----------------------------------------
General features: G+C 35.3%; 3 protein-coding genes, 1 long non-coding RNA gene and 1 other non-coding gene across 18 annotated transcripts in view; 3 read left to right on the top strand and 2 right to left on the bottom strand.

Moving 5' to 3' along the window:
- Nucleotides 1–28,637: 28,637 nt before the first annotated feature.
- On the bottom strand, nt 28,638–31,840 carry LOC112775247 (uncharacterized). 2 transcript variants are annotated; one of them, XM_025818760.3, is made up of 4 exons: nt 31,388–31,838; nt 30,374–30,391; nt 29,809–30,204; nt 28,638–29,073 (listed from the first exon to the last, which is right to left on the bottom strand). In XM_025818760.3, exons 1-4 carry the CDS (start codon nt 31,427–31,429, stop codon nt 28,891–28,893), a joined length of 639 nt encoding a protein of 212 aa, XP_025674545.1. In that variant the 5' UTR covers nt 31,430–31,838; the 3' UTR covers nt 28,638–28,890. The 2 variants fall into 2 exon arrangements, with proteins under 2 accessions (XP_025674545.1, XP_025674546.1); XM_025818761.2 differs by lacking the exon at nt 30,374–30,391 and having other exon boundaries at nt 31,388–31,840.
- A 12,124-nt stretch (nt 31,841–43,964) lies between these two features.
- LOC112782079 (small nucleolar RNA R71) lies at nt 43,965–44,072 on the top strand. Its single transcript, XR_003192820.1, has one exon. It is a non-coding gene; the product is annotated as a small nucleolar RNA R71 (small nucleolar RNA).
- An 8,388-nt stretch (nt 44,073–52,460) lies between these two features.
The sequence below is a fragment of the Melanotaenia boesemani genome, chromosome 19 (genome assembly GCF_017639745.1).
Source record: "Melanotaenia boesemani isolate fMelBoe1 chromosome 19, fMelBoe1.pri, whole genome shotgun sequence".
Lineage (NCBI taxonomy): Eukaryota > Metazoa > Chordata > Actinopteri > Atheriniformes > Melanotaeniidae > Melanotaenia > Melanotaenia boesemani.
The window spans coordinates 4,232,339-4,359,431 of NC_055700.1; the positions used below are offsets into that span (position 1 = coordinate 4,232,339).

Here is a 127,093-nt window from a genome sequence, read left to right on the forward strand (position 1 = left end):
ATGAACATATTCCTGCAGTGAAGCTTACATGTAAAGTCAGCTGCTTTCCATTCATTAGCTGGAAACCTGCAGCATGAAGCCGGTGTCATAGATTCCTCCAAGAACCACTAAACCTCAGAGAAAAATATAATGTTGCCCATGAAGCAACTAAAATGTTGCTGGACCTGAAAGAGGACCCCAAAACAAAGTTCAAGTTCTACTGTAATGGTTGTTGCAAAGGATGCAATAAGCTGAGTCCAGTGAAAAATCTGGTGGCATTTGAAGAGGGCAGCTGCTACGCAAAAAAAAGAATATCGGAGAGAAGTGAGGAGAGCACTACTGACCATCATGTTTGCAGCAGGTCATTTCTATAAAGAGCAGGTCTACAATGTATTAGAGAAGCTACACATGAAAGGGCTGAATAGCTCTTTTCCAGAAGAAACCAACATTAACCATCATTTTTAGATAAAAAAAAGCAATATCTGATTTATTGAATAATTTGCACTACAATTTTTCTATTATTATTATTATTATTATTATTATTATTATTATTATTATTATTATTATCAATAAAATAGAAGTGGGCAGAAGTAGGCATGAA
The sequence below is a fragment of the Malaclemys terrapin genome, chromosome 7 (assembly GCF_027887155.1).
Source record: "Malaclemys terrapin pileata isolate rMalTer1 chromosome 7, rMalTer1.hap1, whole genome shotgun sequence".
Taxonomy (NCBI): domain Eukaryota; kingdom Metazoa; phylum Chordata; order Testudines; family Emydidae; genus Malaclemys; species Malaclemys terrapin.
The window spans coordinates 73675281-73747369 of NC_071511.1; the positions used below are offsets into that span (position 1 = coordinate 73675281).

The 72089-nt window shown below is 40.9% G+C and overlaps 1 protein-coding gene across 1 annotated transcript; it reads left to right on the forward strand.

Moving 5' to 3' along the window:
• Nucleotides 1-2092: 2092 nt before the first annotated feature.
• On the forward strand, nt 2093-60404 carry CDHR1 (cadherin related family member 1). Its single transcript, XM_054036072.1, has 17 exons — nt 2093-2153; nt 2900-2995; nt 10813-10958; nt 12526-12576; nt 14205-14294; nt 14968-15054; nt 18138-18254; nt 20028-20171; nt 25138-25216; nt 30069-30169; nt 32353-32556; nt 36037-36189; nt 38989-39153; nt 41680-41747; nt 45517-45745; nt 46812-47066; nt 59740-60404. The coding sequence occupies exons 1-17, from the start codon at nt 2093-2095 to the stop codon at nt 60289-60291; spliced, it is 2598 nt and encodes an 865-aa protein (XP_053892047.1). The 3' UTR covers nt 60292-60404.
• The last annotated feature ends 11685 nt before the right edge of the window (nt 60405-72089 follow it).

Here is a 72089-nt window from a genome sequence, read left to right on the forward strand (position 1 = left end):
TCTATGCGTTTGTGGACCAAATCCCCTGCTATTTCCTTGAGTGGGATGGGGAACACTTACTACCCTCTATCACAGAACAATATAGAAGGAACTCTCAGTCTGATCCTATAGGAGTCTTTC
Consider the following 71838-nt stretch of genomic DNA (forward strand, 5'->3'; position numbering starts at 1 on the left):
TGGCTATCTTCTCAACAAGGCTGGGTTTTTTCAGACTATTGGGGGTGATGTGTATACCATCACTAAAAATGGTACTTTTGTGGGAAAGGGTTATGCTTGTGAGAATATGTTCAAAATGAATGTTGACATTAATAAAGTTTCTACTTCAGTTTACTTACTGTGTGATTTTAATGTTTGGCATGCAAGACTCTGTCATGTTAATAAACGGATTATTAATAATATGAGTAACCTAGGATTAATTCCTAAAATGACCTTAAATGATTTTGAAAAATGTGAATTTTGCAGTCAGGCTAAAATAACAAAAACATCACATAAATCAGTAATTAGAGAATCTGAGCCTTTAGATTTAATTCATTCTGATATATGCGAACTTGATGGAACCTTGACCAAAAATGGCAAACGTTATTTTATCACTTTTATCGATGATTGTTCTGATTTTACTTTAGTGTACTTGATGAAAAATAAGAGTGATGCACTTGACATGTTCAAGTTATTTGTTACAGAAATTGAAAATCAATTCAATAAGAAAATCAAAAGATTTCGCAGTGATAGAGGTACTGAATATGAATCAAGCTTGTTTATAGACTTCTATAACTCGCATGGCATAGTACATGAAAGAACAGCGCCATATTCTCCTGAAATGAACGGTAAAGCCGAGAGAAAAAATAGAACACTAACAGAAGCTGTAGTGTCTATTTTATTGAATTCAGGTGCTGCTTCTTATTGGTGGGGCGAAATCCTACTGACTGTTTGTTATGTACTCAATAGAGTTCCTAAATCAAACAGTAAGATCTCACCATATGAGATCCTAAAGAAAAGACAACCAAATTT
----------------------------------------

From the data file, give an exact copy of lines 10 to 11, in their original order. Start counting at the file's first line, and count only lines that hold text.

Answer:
Lineage (NCBI taxonomy): Eukaryota > Metazoa > Chordata > Actinopteri > Atheriniformes > Melanotaeniidae > Melanotaenia > Melanotaenia boesemani.
The window spans coordinates 4,232,339-4,359,431 of NC_055700.1; the positions used below are offsets into that span (position 1 = coordinate 4,232,339).